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July 18, 2016
Agile Framework on Mainframe System
Sangeetha l

In any Mainframe developer’s life, the word ‘Mainframe Development’ means new business, time for the Mainframe brain’s to utilize their logical thinking, energizer for the developers, time for the testers to identify what a developer has missed, a capability test for the existing application to meet the new requirements, last but not the least, a longer project duration aiming for a seamless and successful project completion. But in the recent trend, most of the Mainframe customers want to see their product/project progress in a timely manner instead of waiting till the new business code goes live into the production box. Hence it is mandatory for us to figure out the various ways to embrace this change and the only key for it, is to bring in the Agile framework on Mainframe system.

Standard practices followed for an Agile project is given below –

  • Small team with 3-5 members along with their Scrum Master
  • Dedicated Product Owner – well aware of the application’s E2E business
  • Product Manager – a sponsor, involved at high level.
  • 2 to 3 week Sprint length.
  • An incremental detailed design.
  • Features are prioritized
  • The Product Owner and End-users are involved on a daily basis.

Hurdles adopting Agile Framework into Mainframe System

1. Shift from traditional SDLC methodologies

One of the major hurdles for Agile Framework to be in Mainframe system, is the current market push to move out from the normal SDLC methodologies especially the Waterfall Model through which the traditional Mainframe and other legacy systems are being conceived and developed till date. The new business requirements are usually huge and chopping them down to smaller user stories will be a cumbersome task. User stories are often very intangible for the team and it’s very hard to match the solution to a business case. Customers don’t understand the environmental specifics such as lower flexibility as an exchange of high reliability. Every minute of system downtime cost millions of dollars.

2. Legacy Code

Owing to the legacy nature of the platform and age of teams, the developers are highly specialized. Therefore, cross-training is limited, and a steep learning curve is involved in mobilizing resources. With respect to the legacy code, the major hurdles are:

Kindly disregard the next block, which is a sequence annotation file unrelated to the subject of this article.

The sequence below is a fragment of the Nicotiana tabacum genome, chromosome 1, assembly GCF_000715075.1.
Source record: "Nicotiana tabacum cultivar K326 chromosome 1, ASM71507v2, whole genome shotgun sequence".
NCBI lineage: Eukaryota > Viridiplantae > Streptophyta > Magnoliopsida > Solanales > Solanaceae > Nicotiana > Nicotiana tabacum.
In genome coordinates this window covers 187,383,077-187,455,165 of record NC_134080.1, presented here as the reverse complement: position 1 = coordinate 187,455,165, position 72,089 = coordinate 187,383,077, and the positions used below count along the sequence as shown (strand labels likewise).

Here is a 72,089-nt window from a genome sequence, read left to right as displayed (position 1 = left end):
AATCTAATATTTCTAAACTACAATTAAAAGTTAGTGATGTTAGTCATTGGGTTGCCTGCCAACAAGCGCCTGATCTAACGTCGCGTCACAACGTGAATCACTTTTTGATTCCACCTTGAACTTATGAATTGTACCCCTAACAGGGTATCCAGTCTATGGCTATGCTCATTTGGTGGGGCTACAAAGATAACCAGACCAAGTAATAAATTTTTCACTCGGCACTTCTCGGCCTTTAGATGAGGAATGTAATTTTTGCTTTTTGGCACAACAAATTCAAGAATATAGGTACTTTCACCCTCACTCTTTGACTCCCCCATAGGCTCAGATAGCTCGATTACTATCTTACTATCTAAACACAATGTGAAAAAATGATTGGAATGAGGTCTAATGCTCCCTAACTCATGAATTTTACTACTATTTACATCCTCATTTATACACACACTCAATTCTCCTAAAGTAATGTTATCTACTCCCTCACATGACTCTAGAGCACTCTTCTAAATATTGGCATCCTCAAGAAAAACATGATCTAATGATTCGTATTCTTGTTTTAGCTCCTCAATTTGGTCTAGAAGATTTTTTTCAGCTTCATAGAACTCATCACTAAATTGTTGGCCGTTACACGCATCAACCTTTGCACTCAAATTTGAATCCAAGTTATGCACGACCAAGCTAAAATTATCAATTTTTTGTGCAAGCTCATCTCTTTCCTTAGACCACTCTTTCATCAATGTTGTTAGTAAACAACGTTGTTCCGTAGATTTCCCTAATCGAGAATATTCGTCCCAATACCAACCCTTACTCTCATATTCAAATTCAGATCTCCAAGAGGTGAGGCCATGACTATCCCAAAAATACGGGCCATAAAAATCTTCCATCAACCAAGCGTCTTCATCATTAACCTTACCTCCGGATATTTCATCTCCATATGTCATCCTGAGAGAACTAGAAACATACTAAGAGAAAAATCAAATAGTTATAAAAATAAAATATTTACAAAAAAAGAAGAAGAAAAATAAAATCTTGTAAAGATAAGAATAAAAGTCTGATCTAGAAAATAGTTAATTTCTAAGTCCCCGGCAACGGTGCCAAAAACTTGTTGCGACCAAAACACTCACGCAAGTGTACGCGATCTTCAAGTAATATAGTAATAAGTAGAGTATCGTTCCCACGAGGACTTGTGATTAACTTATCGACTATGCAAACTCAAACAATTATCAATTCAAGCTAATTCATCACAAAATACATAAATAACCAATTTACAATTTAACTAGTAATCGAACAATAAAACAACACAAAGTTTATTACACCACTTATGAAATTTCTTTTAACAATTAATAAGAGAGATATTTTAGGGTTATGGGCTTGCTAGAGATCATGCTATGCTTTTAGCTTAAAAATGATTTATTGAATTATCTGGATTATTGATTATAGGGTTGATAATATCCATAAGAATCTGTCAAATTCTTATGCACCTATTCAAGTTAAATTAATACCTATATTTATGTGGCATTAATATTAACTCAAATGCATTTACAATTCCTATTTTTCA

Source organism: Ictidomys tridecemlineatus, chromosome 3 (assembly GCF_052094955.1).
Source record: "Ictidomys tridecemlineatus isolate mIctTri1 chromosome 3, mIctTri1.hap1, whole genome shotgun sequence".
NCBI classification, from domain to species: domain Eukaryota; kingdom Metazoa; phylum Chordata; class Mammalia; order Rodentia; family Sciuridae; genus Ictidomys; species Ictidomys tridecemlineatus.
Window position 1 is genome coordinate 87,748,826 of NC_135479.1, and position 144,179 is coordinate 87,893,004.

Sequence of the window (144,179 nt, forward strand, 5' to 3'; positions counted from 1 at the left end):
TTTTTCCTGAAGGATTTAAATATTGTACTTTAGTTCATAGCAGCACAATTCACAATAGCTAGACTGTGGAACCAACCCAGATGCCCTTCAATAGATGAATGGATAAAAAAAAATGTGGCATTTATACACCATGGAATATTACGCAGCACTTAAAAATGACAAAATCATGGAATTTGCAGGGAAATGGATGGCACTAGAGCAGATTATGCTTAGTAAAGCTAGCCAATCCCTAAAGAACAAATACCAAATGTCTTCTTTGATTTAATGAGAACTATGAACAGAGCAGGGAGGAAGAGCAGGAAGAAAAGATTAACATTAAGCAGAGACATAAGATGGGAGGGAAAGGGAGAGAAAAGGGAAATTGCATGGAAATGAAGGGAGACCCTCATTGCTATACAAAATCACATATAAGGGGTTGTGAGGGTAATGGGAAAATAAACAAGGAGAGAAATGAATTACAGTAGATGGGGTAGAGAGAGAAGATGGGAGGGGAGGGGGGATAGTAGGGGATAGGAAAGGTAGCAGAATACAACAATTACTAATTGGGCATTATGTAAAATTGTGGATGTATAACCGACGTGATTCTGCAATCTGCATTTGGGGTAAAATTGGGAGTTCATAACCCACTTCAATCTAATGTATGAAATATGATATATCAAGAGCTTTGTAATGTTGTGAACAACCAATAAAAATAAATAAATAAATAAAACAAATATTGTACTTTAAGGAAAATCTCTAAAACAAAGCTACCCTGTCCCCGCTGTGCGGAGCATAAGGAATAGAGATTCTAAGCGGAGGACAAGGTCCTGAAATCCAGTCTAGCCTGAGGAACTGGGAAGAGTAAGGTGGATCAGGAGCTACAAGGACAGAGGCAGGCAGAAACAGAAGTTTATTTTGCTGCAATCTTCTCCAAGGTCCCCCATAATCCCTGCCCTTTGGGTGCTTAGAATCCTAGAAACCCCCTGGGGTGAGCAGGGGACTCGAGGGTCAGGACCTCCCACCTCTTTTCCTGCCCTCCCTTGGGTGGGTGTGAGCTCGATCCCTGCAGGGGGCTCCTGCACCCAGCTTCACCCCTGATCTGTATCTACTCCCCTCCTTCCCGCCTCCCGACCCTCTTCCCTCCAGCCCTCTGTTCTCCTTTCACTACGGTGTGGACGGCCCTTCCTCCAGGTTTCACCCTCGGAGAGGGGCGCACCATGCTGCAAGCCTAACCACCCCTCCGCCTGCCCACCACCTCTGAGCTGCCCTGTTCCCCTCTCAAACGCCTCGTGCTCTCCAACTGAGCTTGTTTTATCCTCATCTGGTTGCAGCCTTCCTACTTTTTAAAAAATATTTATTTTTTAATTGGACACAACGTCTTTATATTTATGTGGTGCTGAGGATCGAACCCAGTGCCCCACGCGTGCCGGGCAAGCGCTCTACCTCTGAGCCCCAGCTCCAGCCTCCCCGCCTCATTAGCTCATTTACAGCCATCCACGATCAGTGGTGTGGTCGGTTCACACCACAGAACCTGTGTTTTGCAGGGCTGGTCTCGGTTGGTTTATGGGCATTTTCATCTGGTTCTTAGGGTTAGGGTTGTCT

a. A million lines of code with no proper documentation thereby resulting a huge dependency on the application SME’s.

b. Code full of macros for optimization, segmentation, paging and memory management.

c. No industry recognized coding standards.

d. Primitive source code repositories and configuration management tools.

3. Automated Build and Unit Testing

Programs in COBOL and other Mainframe host languages are huge and monolithic. Building and compilation take a long time. It’s often tough to run just a localized part of a program for testing and tests are seldom repeatable. Also, testing usually involves debugging by fiddling with variable values in memory and system dumps. Not to mention, screen recording scripts are often fragile. So, investigation of bugs and bottlenecks is typically time-consuming for the short nature of sprint cycles and project timelines in agile.

4. System/Acceptance Testing

Like Unit testing, acceptance testing is usually manual and not repeatable, defeating regression testing. Often it is a bucket list of tasks that has to be performed, ticked and then forgotten.

Measures to embrace Agile practice in Mainframes

1. Discuss in groups and share ideas

By detaching from the traditional top-down approaches like Waterfall model, the developers are required to be fully involved in the elaboration process, and this leads to greater understanding of the business needs and goals. Encourage the “build and show” culture and ensure all stakeholders are on the same page. Encourage shared ownership and pair programming, often rotating pairs to improve knowledge at the team level than at a developer level. Focus on knowledge sharing. Frequent connects of the team with Product Owners and Customers to improve customer satisfaction.